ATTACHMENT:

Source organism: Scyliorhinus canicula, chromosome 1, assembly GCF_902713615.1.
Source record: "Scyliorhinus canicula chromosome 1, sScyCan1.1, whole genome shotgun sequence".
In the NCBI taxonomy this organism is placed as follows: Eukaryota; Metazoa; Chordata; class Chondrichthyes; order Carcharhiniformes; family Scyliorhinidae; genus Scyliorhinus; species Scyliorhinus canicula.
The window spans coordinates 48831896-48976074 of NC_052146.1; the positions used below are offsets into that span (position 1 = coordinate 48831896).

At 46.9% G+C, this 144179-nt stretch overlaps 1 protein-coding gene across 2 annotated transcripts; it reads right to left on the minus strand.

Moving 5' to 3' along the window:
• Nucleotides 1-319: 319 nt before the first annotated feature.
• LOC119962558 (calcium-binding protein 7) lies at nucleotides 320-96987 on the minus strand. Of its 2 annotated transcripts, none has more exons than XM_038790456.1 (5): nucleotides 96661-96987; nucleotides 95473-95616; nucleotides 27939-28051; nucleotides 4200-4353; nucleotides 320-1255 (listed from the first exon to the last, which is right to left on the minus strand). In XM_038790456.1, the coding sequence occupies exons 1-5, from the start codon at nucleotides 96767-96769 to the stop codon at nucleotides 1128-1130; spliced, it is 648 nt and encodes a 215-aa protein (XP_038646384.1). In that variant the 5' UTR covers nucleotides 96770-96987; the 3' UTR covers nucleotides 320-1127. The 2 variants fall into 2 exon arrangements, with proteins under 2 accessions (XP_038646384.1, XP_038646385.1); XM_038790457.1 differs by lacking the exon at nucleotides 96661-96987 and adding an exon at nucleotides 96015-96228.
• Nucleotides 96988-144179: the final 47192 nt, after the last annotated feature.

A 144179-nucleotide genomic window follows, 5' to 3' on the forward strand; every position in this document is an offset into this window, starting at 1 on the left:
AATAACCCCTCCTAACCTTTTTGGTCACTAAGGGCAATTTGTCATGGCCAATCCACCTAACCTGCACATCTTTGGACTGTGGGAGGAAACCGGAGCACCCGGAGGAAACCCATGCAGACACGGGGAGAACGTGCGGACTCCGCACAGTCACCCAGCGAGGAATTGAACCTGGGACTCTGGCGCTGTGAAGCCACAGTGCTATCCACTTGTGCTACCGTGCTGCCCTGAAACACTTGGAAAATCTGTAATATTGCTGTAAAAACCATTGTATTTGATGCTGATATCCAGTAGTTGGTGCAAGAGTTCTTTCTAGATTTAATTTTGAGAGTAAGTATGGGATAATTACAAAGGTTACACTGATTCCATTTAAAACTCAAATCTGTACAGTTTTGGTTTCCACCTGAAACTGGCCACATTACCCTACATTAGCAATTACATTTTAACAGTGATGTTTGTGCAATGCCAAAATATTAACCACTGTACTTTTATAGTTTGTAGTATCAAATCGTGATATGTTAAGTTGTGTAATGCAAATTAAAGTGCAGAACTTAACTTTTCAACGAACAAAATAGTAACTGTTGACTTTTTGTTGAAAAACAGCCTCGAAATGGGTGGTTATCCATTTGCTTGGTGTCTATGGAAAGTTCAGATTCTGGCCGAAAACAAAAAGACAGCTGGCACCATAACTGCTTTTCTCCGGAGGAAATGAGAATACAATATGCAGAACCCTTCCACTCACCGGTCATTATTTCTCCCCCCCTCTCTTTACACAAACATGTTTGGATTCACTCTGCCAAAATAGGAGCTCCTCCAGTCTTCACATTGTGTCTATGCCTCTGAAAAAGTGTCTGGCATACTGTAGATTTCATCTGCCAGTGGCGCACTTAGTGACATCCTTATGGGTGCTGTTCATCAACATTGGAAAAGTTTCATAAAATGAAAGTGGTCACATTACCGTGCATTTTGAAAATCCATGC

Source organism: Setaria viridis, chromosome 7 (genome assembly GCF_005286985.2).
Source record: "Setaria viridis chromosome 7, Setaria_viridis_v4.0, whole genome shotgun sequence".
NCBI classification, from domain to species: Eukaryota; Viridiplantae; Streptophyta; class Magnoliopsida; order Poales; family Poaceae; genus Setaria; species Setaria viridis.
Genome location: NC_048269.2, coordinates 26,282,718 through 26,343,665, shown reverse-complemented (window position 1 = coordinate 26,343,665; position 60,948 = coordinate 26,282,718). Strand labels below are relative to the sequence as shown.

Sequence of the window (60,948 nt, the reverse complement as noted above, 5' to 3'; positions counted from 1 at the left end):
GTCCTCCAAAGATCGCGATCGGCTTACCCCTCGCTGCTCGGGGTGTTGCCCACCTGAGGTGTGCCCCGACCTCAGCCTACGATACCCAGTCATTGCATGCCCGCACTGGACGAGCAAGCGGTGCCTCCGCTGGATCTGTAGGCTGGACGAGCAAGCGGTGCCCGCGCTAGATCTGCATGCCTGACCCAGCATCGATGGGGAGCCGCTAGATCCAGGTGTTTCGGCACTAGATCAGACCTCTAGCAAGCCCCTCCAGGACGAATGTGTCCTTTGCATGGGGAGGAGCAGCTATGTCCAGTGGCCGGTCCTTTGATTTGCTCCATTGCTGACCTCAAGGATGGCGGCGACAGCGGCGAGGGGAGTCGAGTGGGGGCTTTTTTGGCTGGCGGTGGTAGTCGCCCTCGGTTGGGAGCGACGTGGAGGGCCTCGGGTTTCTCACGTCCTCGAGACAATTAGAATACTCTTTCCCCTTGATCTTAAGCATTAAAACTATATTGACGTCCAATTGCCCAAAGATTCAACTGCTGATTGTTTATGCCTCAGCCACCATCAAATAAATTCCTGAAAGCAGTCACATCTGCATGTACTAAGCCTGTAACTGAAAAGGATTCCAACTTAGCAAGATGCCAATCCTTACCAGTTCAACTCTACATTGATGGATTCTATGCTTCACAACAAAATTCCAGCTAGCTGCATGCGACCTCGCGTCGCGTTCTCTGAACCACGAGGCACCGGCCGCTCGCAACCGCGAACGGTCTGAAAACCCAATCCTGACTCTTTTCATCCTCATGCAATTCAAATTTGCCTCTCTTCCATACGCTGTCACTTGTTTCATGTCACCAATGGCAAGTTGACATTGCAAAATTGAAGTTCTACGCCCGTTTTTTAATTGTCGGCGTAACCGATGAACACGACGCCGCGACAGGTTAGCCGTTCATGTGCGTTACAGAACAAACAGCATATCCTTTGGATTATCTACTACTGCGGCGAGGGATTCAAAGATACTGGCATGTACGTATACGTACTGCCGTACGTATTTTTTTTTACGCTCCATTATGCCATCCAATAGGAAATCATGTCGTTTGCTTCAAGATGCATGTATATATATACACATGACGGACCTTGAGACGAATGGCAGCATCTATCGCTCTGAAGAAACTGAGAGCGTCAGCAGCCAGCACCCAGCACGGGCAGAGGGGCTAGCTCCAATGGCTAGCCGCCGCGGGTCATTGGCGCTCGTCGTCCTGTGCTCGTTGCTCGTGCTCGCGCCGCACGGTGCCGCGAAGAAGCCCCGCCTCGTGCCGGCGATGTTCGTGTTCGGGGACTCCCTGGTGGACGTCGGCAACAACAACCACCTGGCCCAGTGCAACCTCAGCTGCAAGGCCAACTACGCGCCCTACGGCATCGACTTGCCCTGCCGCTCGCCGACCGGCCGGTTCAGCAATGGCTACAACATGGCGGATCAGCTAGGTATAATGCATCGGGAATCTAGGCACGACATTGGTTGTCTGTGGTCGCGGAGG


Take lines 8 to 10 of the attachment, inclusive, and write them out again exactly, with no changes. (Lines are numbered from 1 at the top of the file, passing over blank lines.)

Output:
• LOC119962558 (calcium-binding protein 7) lies at nucleotides 320-96987 on the minus strand. Of its 2 annotated transcripts, none has more exons than XM_038790456.1 (5): nucleotides 96661-96987; nucleotides 95473-95616; nucleotides 27939-28051; nucleotides 4200-4353; nucleotides 320-1255 (listed from the first exon to the last, which is right to left on the minus strand). In XM_038790456.1, the coding sequence occupies exons 1-5, from the start codon at nucleotides 96767-96769 to the stop codon at nucleotides 1128-1130; spliced, it is 648 nt and encodes a 215-aa protein (XP_038646384.1). In that variant the 5' UTR covers nucleotides 96770-96987; the 3' UTR covers nucleotides 320-1127. The 2 variants fall into 2 exon arrangements, with proteins under 2 accessions (XP_038646384.1, XP_038646385.1); XM_038790457.1 differs by lacking the exon at nucleotides 96661-96987 and adding an exon at nucleotides 96015-96228.
• Nucleotides 96988-144179: the final 47192 nt, after the last annotated feature.

A 144179-nucleotide genomic window follows, 5' to 3' on the forward strand; every position in this document is an offset into this window, starting at 1 on the left: